Article

Re-evaluating 142Nd/144Nd in lunar mare basalts with implications for the early evolution and bulk Sm/Nd of the Moon

Department of Geology and Geophysics, University of Wisconsin-Madison, 1215 W. Dayton Street, Madison, WI 53706, USA
Geochimica et Cosmochimica Acta (Impact Factor: 4.25). 10/2009; DOI: 10.1016/j.gca.2009.07.015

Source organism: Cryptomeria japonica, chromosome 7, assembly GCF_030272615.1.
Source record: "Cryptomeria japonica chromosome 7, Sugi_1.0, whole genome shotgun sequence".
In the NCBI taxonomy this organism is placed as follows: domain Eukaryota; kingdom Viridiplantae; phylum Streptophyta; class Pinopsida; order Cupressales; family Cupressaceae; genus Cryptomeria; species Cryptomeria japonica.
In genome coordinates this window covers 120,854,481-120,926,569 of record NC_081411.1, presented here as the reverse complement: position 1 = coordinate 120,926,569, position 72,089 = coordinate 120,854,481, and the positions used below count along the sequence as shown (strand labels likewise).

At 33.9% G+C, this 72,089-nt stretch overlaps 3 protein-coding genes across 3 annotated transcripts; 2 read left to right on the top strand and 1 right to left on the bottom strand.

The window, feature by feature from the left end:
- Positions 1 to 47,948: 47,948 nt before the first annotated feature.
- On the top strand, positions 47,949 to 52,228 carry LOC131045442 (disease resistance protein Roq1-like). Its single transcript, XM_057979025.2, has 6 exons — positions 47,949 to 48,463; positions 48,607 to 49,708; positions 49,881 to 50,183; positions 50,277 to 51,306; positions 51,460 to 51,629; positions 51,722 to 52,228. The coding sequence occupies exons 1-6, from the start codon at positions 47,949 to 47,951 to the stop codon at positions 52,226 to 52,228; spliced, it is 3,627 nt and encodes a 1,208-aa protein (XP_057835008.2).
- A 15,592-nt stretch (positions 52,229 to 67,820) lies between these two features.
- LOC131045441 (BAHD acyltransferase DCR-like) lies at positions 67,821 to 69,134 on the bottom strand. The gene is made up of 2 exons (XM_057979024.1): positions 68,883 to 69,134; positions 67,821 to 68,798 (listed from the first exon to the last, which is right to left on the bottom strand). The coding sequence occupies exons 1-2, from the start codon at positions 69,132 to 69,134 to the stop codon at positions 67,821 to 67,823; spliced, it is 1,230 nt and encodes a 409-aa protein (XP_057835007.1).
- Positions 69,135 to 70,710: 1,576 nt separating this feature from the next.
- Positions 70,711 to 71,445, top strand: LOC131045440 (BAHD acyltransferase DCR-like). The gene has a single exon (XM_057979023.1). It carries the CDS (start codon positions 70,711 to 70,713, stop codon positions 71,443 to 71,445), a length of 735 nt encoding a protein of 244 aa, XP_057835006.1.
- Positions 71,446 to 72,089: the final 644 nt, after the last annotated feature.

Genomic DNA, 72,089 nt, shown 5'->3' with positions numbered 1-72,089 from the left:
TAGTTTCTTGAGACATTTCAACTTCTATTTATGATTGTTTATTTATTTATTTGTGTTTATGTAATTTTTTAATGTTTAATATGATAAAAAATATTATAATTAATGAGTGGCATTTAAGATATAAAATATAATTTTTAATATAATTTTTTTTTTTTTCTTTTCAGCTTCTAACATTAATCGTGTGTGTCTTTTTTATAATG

ABSTRACT The Moon likely accreted from melt and vapor ejected during a cataclysmic collision between Proto-Earth and a Mars-sized impactor very early in solar system history. The identical W, O, K, and Cr isotope compositions between materials from the Earth and Moon require that the material from the two bodies were well-homogenized during the collision process. As such, the ancient isotopic signatures preserved in lunar samples provide constraints on the bulk composition of the Earth. Two recent studies to obtain high-precision 142Nd/144Nd ratios of lunar mare basalts yielded contrasting results. In one study, after correction of neutron fluence effects imparted to the Nd isotope compositions of the samples, the coupled 142Nd–143Nd systematics were interpreted to be consistent with a bulk Moon having a chondritic Sm/Nd ratio [Rankenburg K., Brandon A. D. and Neal C. R. (2006) Neodymium isotope evidence for a chondritic composition of the Moon. Science312, 1369–1372]. The other study found that their data on the same and similar lunar mare basalts were consistent with a bulk Moon having a superchondritic Sm/Nd ratio [Boyet M. and Carlson R. W. (2007) A highly depleted Moon or a non-magma origin for the lunar crust? Earth Planet. Sci. Lett.262, 505–516]. Delineating between these two potential scenarios has key ramifications for a comprehensive understanding of the formation and early evolution of the Moon and for constraining the types of materials available for accretion into large terrestrial planets such as Earth.To further examine this issue, the same six lunar mare basalt samples measured in Rankenburg et al. [Rankenburg K., Brandon A. D. and Neal C. R. (2006) Neodymium isotope evidence for a chondritic composition of the Moon. Science312, 1369–1372] were re-measured for high-precision Nd isotopes using a multidynamic routine with reproducible internal and external precisions to better than ±3 ppm (2σ) for 142Nd/144Nd ratios. The measurements were repeated in a distinct second analytical campaign to further test their reproducibility. Evaluation of accuracy and neutron fluence corrections indicates that the multidynamic Nd isotope measurements in this study and the 3 in Boyet and Carlson [Boyet M. and Carlson R. W. (2007) A highly depleted Moon or a non-magma origin for the lunar crust? Earth Planet. Sci. Lett.262, 505–516] are reproducible, while static measurements in the previous two studies show analytical artifacts and cannot be used at the resolution of 10 ppm to determine a bulk Moon with either chondritic or superchondritic Sm/Nd ratios. The multidynamic data are best explained by a bulk Moon with a superchondritic Sm/Nd ratio that is similar to the present-day average for depleted MORB. Hafnium isotope data were collected on the same aliquots measured for their 142Nd/144Nd isotope ratios in order to assess if the correlation line for 142Nd–143Nd systematics reflect mixing processes or times at which lunar mantle sources formed. Based on the combined 142Nd–143Nd–176Hf obtained we conclude that the 142Nd–143Nd correlation line measured in this study is best interpreted as an isochron with an age of 229+24−20Ma after the onset of nebular condensation. The uncertainties in the data permit the sources of these samples to have formed over a 44 Ma time interval. These new results for lunar mare basalts are thus consistent with a later Sm–Nd isotope closure time of their source regions than some recent studies have postulated, and a superchondritic bulk Sm/Nd ratio of the Moon and Earth. The superchondritic Sm/Nd signature was inherited from the materials that accreted to make up the Earth–Moon system. Although collisional erosion of crust from planetesimals is favored here to remove subchondritic Sm/Nd portions and drive the bulk of these bodies to superchondritic in composition, removal of explosive basalt material via gravitational escape from such bodies, or chondrule sorting in the inner solar system, may also explain the compositional features that deviate from average chondrites that make up the Earth–Moon system. This inferred superchondritic nature for the Earth similar to the modern convecting mantle means that there is no reason to invoke a missing, subchondritic reservoir to mass balance the Earth back to chondritic for Sm/Nd ratios. However, to account for the subchondritic Sm/Nd ratios of continental crust, a second superchondritic Sm/Nd mantle reservoir is required.

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